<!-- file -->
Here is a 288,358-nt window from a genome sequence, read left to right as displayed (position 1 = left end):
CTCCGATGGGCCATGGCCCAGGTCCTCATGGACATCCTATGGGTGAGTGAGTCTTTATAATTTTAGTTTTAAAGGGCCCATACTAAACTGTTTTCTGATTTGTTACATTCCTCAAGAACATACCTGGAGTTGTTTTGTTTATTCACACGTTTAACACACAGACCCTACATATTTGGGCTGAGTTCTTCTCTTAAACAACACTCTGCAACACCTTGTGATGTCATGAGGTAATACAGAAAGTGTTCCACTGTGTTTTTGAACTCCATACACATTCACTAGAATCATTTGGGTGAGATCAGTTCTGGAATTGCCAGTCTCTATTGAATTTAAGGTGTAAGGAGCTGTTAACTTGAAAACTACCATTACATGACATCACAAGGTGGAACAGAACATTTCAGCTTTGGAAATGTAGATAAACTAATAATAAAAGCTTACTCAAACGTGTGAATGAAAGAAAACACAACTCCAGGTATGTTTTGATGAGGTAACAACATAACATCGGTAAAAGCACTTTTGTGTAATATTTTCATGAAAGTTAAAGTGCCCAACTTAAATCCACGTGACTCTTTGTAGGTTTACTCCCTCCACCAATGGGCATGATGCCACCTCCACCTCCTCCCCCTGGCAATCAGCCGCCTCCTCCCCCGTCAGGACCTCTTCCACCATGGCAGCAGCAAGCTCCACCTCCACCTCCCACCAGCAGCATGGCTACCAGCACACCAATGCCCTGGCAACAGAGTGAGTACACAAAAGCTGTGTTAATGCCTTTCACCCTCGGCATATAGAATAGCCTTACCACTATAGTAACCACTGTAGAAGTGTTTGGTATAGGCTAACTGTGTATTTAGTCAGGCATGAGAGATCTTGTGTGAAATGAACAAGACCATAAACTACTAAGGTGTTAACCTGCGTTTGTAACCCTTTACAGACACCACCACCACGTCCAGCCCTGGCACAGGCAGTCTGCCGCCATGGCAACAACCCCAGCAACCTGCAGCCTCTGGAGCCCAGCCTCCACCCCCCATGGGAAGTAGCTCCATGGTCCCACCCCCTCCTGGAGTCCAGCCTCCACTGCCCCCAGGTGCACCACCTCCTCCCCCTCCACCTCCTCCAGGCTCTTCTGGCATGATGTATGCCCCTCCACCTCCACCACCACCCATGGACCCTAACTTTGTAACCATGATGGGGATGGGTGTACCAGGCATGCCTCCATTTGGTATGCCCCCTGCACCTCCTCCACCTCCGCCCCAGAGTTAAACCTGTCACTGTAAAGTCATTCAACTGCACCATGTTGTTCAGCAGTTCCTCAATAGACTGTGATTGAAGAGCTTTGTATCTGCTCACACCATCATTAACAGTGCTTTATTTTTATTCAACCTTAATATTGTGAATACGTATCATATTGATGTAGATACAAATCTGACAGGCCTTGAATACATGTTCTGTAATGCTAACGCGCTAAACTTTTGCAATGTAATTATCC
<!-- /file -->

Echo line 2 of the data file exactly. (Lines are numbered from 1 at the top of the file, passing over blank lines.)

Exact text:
CTCCGATGGGCCATGGCCCAGGTCCTCATGGACATCCTATGGGTGAGTGAGTCTTTATAATTTTAGTTTTAAAGGGCCCATACTAAACTGTTTTCTGATTTGTTACATTCCTCAAGAACATACCTGGAGTTGTTTTGTTTATTCACACGTTTAACACACAGACCCTACATATTTGGGCTGAGTTCTTCTCTTAAACAACACTCTGCAACACCTTGTGATGTCATGAGGTAATACAGAAAGTGTTCCACTGTGTTTTTGAACTCCATACACATTCACTAGAATCATTTGGGTGAGATCAGTTCTGGAATTGCCAGTCTCTATTGAATTTAAGGTGTAAGGAGCTGTTAACTTGAAAACTACCATTACATGACATCACAAGGTGGAACAGAACATTTCAGCTTTGGAAATGTAGATAAACTAATAATAAAAGCTTACTCAAACGTGTGAATGAAAGAAAACACAACTCCAGGTATGTTTTGATGAGGTAACAACATAACATCGGTAAAAGCACTTTTGTGTAATATTTTCATGAAAGTTAAAGTGCCCAACTTAAATCCACGTGACTCTTTGTAGGTTTACTCCCTCCACCAATGGGCATGATGCCACCTCCACCTCCTCCCCCTGGCAATCAGCCGCCTCCTCCCCCGTCAGGACCTCTTCCACCATGGCAGCAGCAAGCTCCACCTCCACCTCCCACCAGCAGCATGGCTACCAGCACACCAATGCCCTGGCAACAGAGTGAGTACACAAAAGCTGTGTTAATGCCTTTCACCCTCGGCATATAGAATAGCCTTACCACTATAGTAACCACTGTAGAAGTGTTTGGTATAGGCTAACTGTGTATTTAGTCAGGCATGAGAGATCTTGTGTGAAATGAACAAGACCATAAACTACTAAGGTGTTAACCTGCGTTTGTAACCCTTTACAGACACCACCACCACGTCCAGCCCTGGCACAGGCAGTCTGCCGCCATGGCAACAACCCCAGCAACCTGCAGCCTCTGGAGCCCAGCCTCCACCCCCCATGGGAAGTAGCTCCATGGTCCCACCCCCTCCTGGAGTCCAGCCTCCACTGCCCCCAGGTGCACCACCTCCTCCCCCTCCACCTCCTCCAGGCTCTTCTGGCATGATGTATGCCCCTCCACCTCCACCACCACCCATGGACCCTAACTTTGTAACCATGATGGGGATGGGTGTACCAGGCATGCCTCCATTTGGTATGCCCCCTGCACCTCCTCCACCTCCGCCCCAGAGTTAAACCTGTCACTGTAAAGTCATTCAACTGCACCATGTTGTTCAGCAGTTCCTCAATAGACTGTGATTGAAGAGCTTTGTATCTGCTCACACCATCATTAACAGTGCTTTATTTTTATTCAACCTTAATATTGTGAATACGTATCATATTGATGTAGATACAAATCTGACAGGCCTTGAATACATGTTCTGTAATGCTAACGCGCTAAACTTTTGCAATGTAATTATCC